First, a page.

|“I think there needs to be redundancy, and it has to be clear in this process that it can’t be redundancy later. It has to be redundancy now,” Cantwell said of the HLS program.|
While she didn’t explicitly state it, that surprise is also linked to the fact that Blue Origin, headquartered in the Seattle suburb of Kent, Washington, did not get that single award. Once Nelson gave his opening remarks, she returned to the topic. “Obviously, NASA has a big tradition of ensuring resiliency in commercial programs by using multiple competitors, maintaining what’s called ‘dissimilar redundancy.’ I want to know that you’ll commit to rapidly providing Congress with a plan for ensuring that kind of resiliency on the human lander program.”
“Competition is always good,” Nelson responded. However, he stuck to the approach NASA described less than a week earlier when the agency defended its decision to make just one HLS awards, stating that it would accelerate the procurement of landing services in a follow-on contract. “Those competitions will be there, as articulated by the deciding authority on this competition,” he said, referring to statements about those plans by NASA at the media briefing announcing the selection of SpaceX for the single HLS award.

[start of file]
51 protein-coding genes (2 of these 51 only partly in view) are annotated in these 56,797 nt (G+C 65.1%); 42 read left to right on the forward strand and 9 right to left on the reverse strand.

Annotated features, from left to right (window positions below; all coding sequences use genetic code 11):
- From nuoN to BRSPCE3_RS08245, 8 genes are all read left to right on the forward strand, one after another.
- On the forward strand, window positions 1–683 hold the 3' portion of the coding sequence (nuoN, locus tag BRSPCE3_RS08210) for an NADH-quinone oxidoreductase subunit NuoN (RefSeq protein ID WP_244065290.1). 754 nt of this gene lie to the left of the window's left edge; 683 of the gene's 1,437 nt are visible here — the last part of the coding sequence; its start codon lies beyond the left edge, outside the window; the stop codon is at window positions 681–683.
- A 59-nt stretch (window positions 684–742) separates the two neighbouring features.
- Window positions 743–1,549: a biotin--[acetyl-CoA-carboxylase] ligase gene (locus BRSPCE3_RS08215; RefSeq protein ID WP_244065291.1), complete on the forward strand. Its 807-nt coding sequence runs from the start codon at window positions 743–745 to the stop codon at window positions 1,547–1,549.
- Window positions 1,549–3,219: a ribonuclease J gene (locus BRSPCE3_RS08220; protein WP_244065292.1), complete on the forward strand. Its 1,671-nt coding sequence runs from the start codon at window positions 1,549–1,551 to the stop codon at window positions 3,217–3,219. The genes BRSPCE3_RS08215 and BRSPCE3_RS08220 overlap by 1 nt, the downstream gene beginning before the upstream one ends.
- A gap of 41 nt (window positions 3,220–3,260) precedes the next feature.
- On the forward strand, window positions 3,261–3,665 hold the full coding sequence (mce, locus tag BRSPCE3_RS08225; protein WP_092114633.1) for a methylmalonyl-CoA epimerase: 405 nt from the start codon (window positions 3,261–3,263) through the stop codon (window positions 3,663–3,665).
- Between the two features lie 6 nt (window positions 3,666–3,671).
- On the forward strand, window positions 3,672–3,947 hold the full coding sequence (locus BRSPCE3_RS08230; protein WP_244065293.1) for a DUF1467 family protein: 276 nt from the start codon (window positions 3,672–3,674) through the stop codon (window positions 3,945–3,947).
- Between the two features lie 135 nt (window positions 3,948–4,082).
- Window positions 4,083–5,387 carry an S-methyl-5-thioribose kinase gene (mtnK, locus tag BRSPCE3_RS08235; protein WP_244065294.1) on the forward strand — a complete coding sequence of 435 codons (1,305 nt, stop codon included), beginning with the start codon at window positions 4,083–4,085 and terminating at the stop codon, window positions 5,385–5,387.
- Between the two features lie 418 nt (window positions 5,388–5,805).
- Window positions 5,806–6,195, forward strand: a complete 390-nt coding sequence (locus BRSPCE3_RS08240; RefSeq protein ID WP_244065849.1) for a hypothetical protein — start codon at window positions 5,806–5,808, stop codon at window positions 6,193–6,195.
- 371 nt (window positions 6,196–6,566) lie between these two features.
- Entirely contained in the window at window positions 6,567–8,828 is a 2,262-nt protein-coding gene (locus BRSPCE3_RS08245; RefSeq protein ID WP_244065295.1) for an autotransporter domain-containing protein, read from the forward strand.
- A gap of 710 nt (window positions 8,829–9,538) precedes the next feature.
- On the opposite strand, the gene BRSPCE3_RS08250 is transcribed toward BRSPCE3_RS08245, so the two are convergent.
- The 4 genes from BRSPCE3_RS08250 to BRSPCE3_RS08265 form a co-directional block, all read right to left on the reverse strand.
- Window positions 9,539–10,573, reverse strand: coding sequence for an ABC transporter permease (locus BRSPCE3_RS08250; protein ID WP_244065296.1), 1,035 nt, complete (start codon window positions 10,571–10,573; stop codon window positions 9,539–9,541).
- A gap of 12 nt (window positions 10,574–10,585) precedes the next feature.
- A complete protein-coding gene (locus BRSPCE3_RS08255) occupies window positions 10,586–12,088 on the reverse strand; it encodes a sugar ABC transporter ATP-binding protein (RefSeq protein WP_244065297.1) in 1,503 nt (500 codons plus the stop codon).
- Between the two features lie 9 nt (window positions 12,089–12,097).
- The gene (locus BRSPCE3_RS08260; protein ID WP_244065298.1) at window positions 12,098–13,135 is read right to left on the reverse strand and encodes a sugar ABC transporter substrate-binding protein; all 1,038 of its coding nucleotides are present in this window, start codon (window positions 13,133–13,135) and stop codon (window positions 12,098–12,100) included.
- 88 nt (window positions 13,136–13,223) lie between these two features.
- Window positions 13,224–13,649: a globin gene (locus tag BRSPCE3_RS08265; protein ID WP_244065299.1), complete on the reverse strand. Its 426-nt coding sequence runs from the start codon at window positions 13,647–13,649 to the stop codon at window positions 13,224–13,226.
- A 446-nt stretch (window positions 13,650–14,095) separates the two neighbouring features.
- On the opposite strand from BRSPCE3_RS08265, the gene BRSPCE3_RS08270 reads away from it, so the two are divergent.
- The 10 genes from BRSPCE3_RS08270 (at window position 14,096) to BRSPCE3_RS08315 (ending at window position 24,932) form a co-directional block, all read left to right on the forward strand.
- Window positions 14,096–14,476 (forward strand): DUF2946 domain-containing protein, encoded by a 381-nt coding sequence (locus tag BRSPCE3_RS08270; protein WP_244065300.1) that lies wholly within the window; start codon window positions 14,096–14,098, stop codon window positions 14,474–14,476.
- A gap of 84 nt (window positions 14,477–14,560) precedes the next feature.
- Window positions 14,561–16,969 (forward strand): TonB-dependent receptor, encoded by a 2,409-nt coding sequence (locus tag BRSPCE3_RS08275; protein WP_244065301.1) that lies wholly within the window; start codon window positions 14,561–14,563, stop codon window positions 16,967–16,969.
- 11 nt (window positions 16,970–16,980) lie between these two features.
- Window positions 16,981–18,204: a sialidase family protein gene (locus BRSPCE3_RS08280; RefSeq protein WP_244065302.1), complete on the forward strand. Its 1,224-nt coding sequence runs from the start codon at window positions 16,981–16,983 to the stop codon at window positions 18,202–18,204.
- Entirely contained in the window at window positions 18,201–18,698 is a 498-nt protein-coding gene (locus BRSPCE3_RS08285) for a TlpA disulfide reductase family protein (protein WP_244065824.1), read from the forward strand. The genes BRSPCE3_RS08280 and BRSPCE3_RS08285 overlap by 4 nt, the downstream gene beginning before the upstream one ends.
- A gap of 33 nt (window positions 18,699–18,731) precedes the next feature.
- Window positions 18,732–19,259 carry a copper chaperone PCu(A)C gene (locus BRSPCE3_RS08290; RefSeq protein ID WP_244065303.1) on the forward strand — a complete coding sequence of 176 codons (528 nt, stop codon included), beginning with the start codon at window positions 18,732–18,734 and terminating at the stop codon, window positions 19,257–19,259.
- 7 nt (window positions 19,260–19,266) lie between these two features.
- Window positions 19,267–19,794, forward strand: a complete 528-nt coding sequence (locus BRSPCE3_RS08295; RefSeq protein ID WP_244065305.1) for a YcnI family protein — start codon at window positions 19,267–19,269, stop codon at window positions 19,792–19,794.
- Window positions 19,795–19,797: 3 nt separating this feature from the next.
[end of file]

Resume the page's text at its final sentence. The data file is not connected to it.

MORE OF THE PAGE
Cantwell seemed to accept the answer, even as she pressed to speed up that opportunity to select a second company. “I think there needs to be redundancy, and it has to be clear in this process that it can’t be redundancy later. It has to be redundancy now,” she said.
Perhaps the only other complaint senators had about Nelson was that he sometimes spoke too much. Nelson, as loquacious as ever, often included anecdotes or offered extended remarks for answers, forcing senators who had only a limited allotment of time to interrupt or otherwise cut him off so they could ask another question of him or another nominee at the hearing.
The hearing made it clear that Nelson will soon become NASA’s 14th administrator. The Senate Commerce Committee plans to formally vote to report his nomination to the full Senate this Wednesday, as part of an executive session to deal with other bills and nominations. The Senate would likely vote to confirm him shortly thereafter.
|Continuity is “very important,” Nelson said of major programs like Orion and SLS. “It’s very important to keep this continuity going from year to year.”|